D-Day magician Mark Raffles retires at 97
As vanishing acts go, it has been a remarkably long time coming.
Mark Raffles has been casting a spell over audiences in theatres and on TV for more than 80 years.
But now the 97-year-old is packing away his cards for good as he looks forward to a well-earned retirement from performing, in Llandudno, Conwy county.
"I'm lucky to have continued for as long as I have. Magic has led me to meet all sorts of interesting people and serve my country," he said.
Born in 1922, in Manchester, performing was in his blood. Raised by a family of entertainers, his mother Amelia once appeared on stage with Charlie Chaplin.
While a severe stammer was to prevent him joining the Army at the onset of World War Two, it did not stop him following in his family's footsteps from the age of 16 with a silent magic show.
He helped build air-raid shelters during the Blitz though when his talent was spotted, he was recruited to the Entertainments National Service Association (ENSA).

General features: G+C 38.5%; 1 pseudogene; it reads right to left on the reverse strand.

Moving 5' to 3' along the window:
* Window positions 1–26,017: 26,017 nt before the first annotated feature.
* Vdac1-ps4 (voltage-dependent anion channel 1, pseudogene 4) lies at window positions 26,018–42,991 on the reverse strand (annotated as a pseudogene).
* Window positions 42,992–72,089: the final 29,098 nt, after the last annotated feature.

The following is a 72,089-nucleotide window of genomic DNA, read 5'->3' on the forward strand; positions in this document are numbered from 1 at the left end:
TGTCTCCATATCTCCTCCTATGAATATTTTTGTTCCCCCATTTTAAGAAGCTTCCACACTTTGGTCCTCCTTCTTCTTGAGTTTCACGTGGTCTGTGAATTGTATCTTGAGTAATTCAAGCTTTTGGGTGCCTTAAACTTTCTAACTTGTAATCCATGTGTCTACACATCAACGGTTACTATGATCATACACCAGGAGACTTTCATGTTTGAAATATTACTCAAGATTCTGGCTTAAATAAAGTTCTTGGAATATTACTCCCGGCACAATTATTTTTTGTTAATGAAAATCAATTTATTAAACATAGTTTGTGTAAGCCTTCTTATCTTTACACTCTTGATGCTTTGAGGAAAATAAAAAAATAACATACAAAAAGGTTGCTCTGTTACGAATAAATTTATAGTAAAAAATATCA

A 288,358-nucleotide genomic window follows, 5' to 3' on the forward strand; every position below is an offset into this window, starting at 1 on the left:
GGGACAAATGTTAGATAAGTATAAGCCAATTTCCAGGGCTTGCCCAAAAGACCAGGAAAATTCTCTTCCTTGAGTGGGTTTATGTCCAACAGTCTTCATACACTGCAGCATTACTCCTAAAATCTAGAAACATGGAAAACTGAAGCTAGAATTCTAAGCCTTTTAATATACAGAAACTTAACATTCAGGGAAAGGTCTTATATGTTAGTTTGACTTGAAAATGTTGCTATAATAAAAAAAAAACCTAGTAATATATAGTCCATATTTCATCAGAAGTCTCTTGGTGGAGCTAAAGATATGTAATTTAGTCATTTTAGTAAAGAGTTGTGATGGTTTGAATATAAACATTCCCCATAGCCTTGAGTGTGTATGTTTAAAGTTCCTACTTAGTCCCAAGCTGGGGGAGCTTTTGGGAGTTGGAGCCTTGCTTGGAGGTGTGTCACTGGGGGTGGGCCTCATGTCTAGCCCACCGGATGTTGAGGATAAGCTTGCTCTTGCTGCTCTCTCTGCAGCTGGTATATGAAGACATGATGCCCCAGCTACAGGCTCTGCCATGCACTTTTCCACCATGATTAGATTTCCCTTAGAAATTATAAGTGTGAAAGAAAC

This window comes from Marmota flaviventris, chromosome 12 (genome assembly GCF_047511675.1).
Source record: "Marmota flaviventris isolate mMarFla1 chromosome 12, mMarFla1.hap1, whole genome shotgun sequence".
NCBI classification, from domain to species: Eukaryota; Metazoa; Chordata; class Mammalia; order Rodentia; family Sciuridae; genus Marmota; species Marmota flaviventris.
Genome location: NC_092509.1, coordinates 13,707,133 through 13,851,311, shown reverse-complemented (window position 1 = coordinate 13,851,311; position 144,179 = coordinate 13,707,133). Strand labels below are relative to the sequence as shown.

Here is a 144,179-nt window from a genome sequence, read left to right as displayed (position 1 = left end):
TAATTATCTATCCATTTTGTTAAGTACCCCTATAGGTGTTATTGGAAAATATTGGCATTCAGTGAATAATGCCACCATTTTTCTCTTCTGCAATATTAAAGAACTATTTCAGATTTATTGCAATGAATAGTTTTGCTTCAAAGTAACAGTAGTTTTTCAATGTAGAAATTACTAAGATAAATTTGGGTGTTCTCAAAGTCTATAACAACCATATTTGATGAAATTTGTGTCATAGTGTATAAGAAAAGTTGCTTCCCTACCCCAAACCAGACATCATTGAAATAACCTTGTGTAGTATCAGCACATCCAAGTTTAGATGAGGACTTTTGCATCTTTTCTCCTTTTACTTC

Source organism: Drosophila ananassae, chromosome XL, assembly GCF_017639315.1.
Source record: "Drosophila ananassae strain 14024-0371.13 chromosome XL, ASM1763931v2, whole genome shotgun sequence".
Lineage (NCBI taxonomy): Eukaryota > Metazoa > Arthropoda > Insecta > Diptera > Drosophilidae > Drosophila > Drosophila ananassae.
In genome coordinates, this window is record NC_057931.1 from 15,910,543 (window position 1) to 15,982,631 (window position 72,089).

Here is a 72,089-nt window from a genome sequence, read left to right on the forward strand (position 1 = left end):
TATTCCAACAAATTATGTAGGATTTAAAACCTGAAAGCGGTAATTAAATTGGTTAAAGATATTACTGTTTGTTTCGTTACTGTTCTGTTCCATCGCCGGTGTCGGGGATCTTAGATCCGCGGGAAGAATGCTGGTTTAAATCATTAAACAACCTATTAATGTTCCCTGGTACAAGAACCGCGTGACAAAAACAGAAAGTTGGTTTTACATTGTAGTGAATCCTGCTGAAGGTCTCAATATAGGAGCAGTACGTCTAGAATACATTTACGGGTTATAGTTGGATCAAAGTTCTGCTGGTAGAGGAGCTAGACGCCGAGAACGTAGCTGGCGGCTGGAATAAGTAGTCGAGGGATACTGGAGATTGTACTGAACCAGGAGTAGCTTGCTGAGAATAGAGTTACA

For the next three years, Raffles entertained troops including Allied forces after D-Day in 1944, receiving the Veterans Badge for his wartime service.
Raffles recalled: "At an RAF base we were invited to chalk our signature, messages or cartoons to Mr Hitler (on bombs) and we did it with gusto.
"Later that night, some members of our audience had to deliver those bombs and I couldn't help but think, had we delivered the last bit of laughter and glamour some of those airmen would ever see? It certainly made you work hard to please."
During this time, he had developed what would become his celebrated "pickpocket act'", under the stage name of Ray St Clair, where he would return items to the stunned audience.
He had three children with his wife Joan, who all followed him into showbiz, and became a regular on TV screens during the 1960s, 70s and 80s, including popular game shows such as 3-2-1.
A life member of the Inner Magic Circle with a gold star, he is also both a past president of The International Brotherhood of Magicians and a life member and past president of the Blackpool Magicians Club.
Now he is set to enjoy his retirement at Queen Elizabeth Court in Llandudno.
Gary Carr, of RMBI Care Company, said: "Mark has brought more than a touch of magic to our home. His immense wartime contribution keeping up the spirits of our troops is humbling and it's a privilege for us to care for him."